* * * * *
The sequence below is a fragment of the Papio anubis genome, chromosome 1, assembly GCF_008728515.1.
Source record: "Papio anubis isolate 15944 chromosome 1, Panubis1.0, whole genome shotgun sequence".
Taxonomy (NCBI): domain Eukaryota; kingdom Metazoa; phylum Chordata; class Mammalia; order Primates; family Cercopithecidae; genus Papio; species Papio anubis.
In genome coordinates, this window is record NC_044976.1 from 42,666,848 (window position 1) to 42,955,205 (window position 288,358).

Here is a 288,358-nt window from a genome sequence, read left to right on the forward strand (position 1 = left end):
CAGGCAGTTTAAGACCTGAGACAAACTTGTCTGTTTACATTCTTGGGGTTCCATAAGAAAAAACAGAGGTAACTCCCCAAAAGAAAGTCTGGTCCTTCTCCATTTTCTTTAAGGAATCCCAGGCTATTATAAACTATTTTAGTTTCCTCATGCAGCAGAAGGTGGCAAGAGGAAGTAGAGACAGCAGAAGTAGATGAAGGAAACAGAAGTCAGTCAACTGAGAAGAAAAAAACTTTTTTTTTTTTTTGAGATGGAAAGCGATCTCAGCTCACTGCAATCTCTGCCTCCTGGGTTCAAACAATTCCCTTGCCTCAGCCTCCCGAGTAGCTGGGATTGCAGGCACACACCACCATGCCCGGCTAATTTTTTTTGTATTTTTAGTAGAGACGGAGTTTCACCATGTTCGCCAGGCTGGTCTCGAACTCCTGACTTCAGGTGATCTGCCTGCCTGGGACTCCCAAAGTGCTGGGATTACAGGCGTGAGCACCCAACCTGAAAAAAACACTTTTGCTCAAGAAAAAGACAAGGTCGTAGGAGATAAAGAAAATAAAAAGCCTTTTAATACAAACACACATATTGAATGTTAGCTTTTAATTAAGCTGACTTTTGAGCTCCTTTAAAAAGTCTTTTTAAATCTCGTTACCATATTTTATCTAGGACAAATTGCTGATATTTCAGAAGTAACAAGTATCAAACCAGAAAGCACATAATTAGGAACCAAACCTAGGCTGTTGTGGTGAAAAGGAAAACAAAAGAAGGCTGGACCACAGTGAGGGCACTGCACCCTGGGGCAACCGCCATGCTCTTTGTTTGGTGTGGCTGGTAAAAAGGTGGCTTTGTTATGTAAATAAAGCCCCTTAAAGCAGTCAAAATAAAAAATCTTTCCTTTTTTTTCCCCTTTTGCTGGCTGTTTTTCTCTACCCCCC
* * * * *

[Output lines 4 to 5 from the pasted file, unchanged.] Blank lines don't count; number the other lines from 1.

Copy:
In genome coordinates, this window is record NC_044976.1 from 42,666,848 (window position 1) to 42,955,205 (window position 288,358).

Here is a 288,358-nt window from a genome sequence, read left to right on the forward strand (position 1 = left end):